Modeling Authentication

When it comes to web applications, authentication and authorization are usually implemented in terms of cookies and headers of requests and responses, this is not the case when using Fable.Remoting to implement security features. This is because we are only using stateless pure functions and thus we need to "forget" about HTTP (headers/cookies/session state) when modeling authentication and authorization for our application.

Note: the following modeling technique is the recommended implementation of auth when using Fable.Remoting. However, it is not the only way and it is still possible to use Http mechanisms (headers/cookies) to secure your end points, see Implicit Authentication.

The following API models a book store interface with some of the functions requiring the user to be logged in and other functions to publicly available. We use stateless tokens that we pass around to authenticate or authorize the users:

// Shared.fs

type SecurityToken = SecurityToken of string

type LoginInfo = { Username: string; Password: string }

// possible errors when logging in
type LoginError = 
    | UserDoesNotExist
    | PasswordIncorrect
    | AccountBanned

// a request with a token
type SecureRequest<'t> = { Token : SecurityToken; Content : 't }

// possible authentication/authorization errors     
type AuthenticationError = 
   | UserTokenExpired
   | TokenInvalid
   | UserDoesNotHaveAccess

type BookId = BookId of int
// domain model
type Book = { Id: BookId; Title: string; (* other propeties *) }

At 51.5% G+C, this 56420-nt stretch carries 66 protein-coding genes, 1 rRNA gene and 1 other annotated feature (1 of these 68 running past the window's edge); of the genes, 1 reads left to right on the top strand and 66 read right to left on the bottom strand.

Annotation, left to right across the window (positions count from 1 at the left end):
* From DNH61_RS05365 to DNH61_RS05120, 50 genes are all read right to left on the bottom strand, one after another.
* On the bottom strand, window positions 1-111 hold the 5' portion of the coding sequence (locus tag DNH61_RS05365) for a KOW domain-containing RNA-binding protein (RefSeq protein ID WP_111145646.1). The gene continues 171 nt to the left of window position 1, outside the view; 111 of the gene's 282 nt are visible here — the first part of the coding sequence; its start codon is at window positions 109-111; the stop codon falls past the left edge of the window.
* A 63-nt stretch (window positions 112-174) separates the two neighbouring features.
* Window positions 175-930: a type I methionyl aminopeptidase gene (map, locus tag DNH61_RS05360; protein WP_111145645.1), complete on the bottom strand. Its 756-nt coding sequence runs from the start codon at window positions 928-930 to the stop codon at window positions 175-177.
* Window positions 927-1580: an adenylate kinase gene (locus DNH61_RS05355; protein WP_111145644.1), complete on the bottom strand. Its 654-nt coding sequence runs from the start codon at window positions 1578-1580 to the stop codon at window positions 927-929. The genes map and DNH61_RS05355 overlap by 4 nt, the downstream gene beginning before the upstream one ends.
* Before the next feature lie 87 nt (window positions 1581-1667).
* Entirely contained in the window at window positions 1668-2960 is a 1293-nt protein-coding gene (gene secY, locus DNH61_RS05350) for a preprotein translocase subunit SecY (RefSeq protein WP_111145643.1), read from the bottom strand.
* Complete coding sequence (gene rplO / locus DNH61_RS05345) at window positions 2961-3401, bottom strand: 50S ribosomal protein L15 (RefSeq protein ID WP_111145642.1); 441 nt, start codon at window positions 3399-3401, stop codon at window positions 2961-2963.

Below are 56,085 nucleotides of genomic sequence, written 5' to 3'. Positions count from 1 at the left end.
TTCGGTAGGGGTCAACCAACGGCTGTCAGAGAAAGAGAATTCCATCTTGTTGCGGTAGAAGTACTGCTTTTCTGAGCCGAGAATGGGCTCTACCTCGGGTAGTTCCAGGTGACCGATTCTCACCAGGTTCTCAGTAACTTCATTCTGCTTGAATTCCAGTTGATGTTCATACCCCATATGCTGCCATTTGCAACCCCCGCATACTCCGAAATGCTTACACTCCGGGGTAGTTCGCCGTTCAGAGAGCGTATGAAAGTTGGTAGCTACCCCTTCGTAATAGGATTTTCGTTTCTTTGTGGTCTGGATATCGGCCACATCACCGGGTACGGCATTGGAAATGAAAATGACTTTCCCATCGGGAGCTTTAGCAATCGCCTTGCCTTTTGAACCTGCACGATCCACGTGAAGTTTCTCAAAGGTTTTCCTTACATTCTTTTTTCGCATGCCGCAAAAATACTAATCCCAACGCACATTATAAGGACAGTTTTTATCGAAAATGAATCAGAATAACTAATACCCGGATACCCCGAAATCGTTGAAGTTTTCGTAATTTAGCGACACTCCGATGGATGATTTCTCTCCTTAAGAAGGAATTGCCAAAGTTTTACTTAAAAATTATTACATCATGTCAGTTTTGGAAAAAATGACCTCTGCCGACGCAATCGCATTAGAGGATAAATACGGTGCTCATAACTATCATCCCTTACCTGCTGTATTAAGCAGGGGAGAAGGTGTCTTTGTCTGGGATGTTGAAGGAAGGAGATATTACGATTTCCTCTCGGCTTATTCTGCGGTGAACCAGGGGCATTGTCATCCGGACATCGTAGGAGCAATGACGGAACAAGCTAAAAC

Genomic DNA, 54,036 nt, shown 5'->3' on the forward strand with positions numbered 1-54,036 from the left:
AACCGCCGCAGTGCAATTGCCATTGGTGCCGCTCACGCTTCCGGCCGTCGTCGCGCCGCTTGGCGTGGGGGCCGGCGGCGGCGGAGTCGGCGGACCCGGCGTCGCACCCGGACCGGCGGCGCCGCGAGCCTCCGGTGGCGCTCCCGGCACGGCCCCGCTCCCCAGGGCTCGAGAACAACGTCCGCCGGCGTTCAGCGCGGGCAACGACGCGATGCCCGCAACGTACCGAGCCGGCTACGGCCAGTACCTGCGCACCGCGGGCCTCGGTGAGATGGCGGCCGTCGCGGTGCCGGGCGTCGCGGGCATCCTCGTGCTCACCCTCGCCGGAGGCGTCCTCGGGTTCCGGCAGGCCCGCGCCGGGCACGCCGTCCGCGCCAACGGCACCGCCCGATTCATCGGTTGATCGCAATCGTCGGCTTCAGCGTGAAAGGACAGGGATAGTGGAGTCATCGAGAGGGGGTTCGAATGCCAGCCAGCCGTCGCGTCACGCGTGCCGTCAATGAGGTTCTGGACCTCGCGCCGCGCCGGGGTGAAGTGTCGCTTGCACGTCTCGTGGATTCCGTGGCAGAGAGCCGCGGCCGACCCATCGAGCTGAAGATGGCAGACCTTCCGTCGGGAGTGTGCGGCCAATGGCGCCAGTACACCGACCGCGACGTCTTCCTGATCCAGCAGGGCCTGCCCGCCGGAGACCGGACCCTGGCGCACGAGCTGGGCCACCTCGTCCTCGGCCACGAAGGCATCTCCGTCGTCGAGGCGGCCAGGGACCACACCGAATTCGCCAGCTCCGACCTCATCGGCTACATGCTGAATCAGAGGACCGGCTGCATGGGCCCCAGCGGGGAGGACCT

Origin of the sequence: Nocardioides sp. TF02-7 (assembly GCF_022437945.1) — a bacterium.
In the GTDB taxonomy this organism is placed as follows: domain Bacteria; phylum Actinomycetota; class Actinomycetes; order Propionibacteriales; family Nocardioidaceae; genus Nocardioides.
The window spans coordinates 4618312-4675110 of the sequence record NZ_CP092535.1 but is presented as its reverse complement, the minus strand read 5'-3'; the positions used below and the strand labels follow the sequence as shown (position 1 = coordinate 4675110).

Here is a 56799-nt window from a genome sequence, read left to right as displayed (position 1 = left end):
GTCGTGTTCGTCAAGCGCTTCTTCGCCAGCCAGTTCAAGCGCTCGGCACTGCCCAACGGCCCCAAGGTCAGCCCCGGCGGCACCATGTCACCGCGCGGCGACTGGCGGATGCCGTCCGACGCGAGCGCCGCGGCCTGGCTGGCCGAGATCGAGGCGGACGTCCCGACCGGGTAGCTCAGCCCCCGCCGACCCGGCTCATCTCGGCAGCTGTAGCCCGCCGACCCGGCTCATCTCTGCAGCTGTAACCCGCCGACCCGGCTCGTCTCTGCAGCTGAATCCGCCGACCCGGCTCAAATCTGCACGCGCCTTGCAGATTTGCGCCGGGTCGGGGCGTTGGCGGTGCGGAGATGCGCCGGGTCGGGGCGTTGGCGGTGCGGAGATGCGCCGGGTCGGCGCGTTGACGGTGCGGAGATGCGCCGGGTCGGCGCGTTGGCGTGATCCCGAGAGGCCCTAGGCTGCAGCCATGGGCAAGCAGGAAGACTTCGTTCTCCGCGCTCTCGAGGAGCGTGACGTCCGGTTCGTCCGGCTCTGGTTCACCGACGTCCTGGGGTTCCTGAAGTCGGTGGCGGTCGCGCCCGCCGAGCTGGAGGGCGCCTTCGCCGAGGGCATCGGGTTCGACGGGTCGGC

// things that could happen when requesting to remove a book
type BookRemovalResult = 
    | BookSuccessfullyRemoved
    | BookDoesNotExist

// the book store protocol
type IBookStoreApi = {
    // login to acquire an auth token   
    login : LoginInfo -> Async<Result<SecurityToken, LoginError>>
    // "public" function: no auth needed
    searchBooksByTitle : string -> Async<list<Book>> 
    // secure function, requires a token
    booksOnWishlist : SecurityToken -> Async<Result<list<Book>, AuthenticationError>>, 
    // secure function, requires a token and a book id
    removeBookFromWishlist : SecureRequest<BookId> -> Async<Result<BookRemovalResult, AuthenticationError>>
    // etc . . . 
}

Just by looking at the types you can tell what the application does. Implementing such interface on the server requires that you generate an authorization/authentication token when invoking the login function, JSON Web Tokens are good match for this type of scenario's and then use the resulting token in subsequent requests. There is no implicit logged in user nor some "user context", everything is stateless and explicit.

The drawback of this approach is that you have to validate the auth token yourself for every secure function.

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